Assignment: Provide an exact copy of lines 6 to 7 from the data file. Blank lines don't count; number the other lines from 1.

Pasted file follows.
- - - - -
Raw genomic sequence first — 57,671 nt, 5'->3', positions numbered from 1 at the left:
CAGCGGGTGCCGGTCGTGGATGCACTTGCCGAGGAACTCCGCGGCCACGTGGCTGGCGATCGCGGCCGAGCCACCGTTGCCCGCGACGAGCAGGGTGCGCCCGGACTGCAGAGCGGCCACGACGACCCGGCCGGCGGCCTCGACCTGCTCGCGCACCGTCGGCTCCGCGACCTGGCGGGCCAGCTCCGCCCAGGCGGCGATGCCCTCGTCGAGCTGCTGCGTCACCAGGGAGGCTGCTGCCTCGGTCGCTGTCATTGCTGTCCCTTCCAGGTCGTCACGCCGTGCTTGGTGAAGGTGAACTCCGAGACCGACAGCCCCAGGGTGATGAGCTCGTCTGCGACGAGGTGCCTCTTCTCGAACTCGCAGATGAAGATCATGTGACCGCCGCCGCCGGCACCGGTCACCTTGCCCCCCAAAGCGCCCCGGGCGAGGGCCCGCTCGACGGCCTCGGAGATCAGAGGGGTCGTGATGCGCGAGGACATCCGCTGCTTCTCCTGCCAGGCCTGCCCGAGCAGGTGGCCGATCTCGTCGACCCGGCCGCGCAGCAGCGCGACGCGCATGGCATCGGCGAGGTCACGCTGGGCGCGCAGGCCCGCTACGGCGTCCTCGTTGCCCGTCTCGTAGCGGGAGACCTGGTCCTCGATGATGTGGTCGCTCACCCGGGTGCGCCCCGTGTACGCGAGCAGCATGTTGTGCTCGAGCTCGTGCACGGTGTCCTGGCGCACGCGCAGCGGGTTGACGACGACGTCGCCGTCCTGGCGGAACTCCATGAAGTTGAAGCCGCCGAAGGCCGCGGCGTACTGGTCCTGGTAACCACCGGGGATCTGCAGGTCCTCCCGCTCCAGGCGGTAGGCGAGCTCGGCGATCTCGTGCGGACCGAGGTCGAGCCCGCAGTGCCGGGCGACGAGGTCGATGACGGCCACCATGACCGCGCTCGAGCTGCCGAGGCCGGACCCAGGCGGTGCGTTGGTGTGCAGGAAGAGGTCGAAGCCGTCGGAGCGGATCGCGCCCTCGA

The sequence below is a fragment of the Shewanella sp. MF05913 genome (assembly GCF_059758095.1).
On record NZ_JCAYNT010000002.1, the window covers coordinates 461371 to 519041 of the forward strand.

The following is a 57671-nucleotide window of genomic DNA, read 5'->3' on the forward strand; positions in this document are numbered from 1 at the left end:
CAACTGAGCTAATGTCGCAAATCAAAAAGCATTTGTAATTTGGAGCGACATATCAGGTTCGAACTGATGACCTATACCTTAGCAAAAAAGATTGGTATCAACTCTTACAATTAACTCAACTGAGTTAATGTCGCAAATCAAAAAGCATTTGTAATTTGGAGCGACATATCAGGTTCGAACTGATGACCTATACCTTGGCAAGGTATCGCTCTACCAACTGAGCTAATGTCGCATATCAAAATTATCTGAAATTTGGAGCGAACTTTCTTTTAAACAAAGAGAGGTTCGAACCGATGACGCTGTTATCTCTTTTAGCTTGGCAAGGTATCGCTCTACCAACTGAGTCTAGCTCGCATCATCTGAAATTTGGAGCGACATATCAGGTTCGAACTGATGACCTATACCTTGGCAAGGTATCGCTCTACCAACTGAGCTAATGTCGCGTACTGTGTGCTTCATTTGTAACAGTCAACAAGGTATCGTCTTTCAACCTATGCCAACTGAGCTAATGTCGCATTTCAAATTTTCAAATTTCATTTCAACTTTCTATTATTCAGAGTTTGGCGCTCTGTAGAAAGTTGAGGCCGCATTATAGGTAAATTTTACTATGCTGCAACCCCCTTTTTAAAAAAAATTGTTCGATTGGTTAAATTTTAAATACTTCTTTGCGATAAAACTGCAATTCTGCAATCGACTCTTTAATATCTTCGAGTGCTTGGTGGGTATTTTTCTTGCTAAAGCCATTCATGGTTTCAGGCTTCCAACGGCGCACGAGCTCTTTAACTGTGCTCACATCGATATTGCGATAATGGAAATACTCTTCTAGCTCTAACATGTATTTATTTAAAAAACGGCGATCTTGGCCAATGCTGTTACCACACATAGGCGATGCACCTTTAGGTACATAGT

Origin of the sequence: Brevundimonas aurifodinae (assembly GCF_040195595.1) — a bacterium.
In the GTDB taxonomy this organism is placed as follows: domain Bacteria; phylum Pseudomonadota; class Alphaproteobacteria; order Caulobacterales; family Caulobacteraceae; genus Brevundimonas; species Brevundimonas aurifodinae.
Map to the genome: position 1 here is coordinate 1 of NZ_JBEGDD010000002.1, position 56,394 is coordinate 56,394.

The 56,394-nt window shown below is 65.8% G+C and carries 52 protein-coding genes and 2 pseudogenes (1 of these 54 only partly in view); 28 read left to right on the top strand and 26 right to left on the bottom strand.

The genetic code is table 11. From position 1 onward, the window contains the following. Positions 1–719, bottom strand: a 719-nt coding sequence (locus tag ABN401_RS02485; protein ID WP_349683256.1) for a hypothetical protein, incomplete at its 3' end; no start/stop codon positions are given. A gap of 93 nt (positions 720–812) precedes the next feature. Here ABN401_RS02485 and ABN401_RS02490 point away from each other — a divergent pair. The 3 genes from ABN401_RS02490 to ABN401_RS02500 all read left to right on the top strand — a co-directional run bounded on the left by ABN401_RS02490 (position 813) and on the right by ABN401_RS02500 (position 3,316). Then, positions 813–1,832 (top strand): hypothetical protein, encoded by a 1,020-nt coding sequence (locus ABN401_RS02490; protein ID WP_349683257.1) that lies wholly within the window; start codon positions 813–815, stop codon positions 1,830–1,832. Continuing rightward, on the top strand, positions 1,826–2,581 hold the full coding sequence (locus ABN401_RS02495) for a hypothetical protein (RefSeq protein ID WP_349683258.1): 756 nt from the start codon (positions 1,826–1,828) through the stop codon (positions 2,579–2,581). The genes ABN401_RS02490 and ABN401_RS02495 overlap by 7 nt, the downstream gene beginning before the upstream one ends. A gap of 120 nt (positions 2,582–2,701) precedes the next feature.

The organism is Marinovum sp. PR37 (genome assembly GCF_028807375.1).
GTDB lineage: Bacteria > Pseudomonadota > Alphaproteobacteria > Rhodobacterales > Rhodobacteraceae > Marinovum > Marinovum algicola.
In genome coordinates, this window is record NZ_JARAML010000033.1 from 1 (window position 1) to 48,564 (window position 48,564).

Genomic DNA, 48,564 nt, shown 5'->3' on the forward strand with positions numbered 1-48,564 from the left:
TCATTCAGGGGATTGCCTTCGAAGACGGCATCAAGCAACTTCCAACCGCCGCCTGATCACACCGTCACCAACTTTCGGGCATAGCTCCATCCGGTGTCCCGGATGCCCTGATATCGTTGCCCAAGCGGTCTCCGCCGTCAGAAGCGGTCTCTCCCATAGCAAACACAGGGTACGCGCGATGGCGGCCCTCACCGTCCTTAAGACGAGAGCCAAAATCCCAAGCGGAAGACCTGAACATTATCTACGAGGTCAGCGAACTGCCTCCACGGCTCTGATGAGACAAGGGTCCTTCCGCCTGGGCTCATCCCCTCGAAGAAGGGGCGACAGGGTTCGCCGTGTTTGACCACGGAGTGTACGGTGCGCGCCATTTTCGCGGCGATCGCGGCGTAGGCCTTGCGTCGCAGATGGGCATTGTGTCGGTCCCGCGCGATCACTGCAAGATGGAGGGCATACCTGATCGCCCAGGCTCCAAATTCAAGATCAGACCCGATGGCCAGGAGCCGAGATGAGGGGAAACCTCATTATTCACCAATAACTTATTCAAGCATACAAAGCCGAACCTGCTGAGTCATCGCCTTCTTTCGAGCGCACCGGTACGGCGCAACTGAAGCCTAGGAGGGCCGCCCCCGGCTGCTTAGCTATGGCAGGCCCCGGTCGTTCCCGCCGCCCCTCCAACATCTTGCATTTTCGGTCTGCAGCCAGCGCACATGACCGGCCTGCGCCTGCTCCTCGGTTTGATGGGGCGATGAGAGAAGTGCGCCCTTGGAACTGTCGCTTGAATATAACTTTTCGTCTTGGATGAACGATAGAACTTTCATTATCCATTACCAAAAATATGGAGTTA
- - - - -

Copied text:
CAACTGAGCTAATGTCGCAAATCAAAAAGCATTTGTAATTTGGAGCGACATATCAGGTTCGAACTGATGACCTATACCTTAGCAAAAAAGATTGGTATCAACTCTTACAATTAACTCAACTGAGTTAATGTCGCAAATCAAAAAGCATTTGTAATTTGGAGCGACATATCAGGTTCGAACTGATGACCTATACCTTGGCAAGGTATCGCTCTACCAACTGAGCTAATGTCGCATATCAAAATTATCTGAAATTTGGAGCGAACTTTCTTTTAAACAAAGAGAGGTTCGAACCGATGACGCTGTTATCTCTTTTAGCTTGGCAAGGTATCGCTCTACCAACTGAGTCTAGCTCGCATCATCTGAAATTTGGAGCGACATATCAGGTTCGAACTGATGACCTATACCTTGGCAAGGTATCGCTCTACCAACTGAGCTAATGTCGCGTACTGTGTGCTTCATTTGTAACAGTCAACAAGGTATCGTCTTTCAACCTATGCCAACTGAGCTAATGTCGCATTTCAAATTTTCAAATTTCATTTCAACTTTCTATTATTCAGAGTTTGGCGCTCTGTAGAAAGTTGAGGCCGCATTATAGGTAAATTTTACTATGCTGCAACCCCCTTTTTAAAAAAAATTGTTCGATTGGTTAAATTTTAAATACTTCTTTGCGATAAAACTGCAATTCTGCAATCGACTCTTTAATATCTTCGAGTGCTTGGTGGGTATTTTTCTTGCTAAAGCCATTCATGGTTTCAGGCTTCCAACGGCGCACGAGCTCTTTAACTGTGCTCACATCGATATTGCGATAATGGAAATACTCTTCTAGCTCTAACATGTATTTATTTAAAAAACGGCGATCTTGGCCAATGCTGTTACCACACATAGGCGATGCACCTTTAGGTACATAGT

Origin of the sequence: Brevundimonas aurifodinae (assembly GCF_040195595.1) — a bacterium.